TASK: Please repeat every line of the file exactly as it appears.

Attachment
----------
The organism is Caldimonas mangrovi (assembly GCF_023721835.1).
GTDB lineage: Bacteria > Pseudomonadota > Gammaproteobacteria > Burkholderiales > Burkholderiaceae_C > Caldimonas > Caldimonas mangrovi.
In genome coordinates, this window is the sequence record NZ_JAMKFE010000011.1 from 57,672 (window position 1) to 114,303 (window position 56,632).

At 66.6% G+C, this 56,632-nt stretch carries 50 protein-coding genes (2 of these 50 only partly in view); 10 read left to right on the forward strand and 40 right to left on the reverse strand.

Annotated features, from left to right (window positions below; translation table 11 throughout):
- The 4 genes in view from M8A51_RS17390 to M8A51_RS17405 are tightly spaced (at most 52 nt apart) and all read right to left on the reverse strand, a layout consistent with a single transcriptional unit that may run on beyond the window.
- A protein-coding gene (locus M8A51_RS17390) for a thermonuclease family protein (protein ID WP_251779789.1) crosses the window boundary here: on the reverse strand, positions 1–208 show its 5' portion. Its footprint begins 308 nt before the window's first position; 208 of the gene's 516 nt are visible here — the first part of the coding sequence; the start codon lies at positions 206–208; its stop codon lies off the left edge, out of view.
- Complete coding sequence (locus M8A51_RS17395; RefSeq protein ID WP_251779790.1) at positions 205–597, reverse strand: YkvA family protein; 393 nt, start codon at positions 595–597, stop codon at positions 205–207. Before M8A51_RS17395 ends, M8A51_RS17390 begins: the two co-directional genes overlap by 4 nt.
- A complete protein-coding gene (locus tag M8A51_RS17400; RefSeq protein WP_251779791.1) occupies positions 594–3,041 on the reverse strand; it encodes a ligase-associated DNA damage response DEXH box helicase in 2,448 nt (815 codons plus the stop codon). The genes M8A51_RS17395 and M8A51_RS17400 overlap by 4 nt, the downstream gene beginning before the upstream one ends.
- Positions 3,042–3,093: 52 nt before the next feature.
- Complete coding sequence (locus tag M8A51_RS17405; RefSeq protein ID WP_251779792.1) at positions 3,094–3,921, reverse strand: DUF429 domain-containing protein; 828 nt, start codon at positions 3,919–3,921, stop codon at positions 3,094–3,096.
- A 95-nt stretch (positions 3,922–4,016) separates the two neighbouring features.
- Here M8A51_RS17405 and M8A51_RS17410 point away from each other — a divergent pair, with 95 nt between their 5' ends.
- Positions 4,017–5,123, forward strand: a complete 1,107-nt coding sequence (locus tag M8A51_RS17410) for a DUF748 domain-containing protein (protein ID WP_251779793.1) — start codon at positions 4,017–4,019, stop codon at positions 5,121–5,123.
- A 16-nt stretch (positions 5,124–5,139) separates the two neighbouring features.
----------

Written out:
The organism is Caldimonas mangrovi (assembly GCF_023721835.1).
GTDB lineage: Bacteria > Pseudomonadota > Gammaproteobacteria > Burkholderiales > Burkholderiaceae_C > Caldimonas > Caldimonas mangrovi.
In genome coordinates, this window is the sequence record NZ_JAMKFE010000011.1 from 57,672 (window position 1) to 114,303 (window position 56,632).

At 66.6% G+C, this 56,632-nt stretch carries 50 protein-coding genes (2 of these 50 only partly in view); 10 read left to right on the forward strand and 40 right to left on the reverse strand.

Annotated features, from left to right (window positions below; translation table 11 throughout):
- The 4 genes in view from M8A51_RS17390 to M8A51_RS17405 are tightly spaced (at most 52 nt apart) and all read right to left on the reverse strand, a layout consistent with a single transcriptional unit that may run on beyond the window.
- A protein-coding gene (locus M8A51_RS17390) for a thermonuclease family protein (protein ID WP_251779789.1) crosses the window boundary here: on the reverse strand, positions 1–208 show its 5' portion. Its footprint begins 308 nt before the window's first position; 208 of the gene's 516 nt are visible here — the first part of the coding sequence; the start codon lies at positions 206–208; its stop codon lies off the left edge, out of view.
- Complete coding sequence (locus M8A51_RS17395; RefSeq protein ID WP_251779790.1) at positions 205–597, reverse strand: YkvA family protein; 393 nt, start codon at positions 595–597, stop codon at positions 205–207. Before M8A51_RS17395 ends, M8A51_RS17390 begins: the two co-directional genes overlap by 4 nt.
- A complete protein-coding gene (locus tag M8A51_RS17400; RefSeq protein WP_251779791.1) occupies positions 594–3,041 on the reverse strand; it encodes a ligase-associated DNA damage response DEXH box helicase in 2,448 nt (815 codons plus the stop codon). The genes M8A51_RS17395 and M8A51_RS17400 overlap by 4 nt, the downstream gene beginning before the upstream one ends.
- Positions 3,042–3,093: 52 nt before the next feature.
- Complete coding sequence (locus tag M8A51_RS17405; RefSeq protein ID WP_251779792.1) at positions 3,094–3,921, reverse strand: DUF429 domain-containing protein; 828 nt, start codon at positions 3,919–3,921, stop codon at positions 3,094–3,096.
- A 95-nt stretch (positions 3,922–4,016) separates the two neighbouring features.
- Here M8A51_RS17405 and M8A51_RS17410 point away from each other — a divergent pair, with 95 nt between their 5' ends.
- Positions 4,017–5,123, forward strand: a complete 1,107-nt coding sequence (locus tag M8A51_RS17410) for a DUF748 domain-containing protein (protein ID WP_251779793.1) — start codon at positions 4,017–4,019, stop codon at positions 5,121–5,123.
- A 16-nt stretch (positions 5,124–5,139) separates the two neighbouring features.